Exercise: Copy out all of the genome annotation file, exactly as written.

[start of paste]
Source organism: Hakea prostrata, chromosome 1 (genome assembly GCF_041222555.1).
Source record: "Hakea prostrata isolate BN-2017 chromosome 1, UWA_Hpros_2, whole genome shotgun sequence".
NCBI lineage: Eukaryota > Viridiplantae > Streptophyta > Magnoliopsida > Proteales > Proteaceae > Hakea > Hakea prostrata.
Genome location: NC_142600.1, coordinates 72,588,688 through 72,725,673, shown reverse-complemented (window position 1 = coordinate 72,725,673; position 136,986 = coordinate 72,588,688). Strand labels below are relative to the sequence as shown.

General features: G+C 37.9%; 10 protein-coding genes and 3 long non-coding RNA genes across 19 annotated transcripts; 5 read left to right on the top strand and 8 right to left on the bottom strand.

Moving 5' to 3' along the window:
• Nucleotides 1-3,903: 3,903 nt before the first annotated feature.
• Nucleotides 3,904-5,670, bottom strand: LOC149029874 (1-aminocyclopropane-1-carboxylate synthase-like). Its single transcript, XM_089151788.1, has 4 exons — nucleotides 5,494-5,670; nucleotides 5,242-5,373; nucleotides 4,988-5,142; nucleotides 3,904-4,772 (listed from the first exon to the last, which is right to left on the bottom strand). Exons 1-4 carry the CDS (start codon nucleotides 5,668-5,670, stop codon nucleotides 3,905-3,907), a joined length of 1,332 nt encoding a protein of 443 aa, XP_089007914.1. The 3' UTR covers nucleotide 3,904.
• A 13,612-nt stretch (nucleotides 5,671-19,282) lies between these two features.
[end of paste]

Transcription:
Source organism: Hakea prostrata, chromosome 1 (genome assembly GCF_041222555.1).
Source record: "Hakea prostrata isolate BN-2017 chromosome 1, UWA_Hpros_2, whole genome shotgun sequence".
NCBI lineage: Eukaryota > Viridiplantae > Streptophyta > Magnoliopsida > Proteales > Proteaceae > Hakea > Hakea prostrata.
Genome location: NC_142600.1, coordinates 72,588,688 through 72,725,673, shown reverse-complemented (window position 1 = coordinate 72,725,673; position 136,986 = coordinate 72,588,688). Strand labels below are relative to the sequence as shown.

General features: G+C 37.9%; 10 protein-coding genes and 3 long non-coding RNA genes across 19 annotated transcripts; 5 read left to right on the top strand and 8 right to left on the bottom strand.

Moving 5' to 3' along the window:
• Nucleotides 1-3,903: 3,903 nt before the first annotated feature.
• Nucleotides 3,904-5,670, bottom strand: LOC149029874 (1-aminocyclopropane-1-carboxylate synthase-like). Its single transcript, XM_089151788.1, has 4 exons — nucleotides 5,494-5,670; nucleotides 5,242-5,373; nucleotides 4,988-5,142; nucleotides 3,904-4,772 (listed from the first exon to the last, which is right to left on the bottom strand). Exons 1-4 carry the CDS (start codon nucleotides 5,668-5,670, stop codon nucleotides 3,905-3,907), a joined length of 1,332 nt encoding a protein of 443 aa, XP_089007914.1. The 3' UTR covers nucleotide 3,904.
• A 13,612-nt stretch (nucleotides 5,671-19,282) lies between these two features.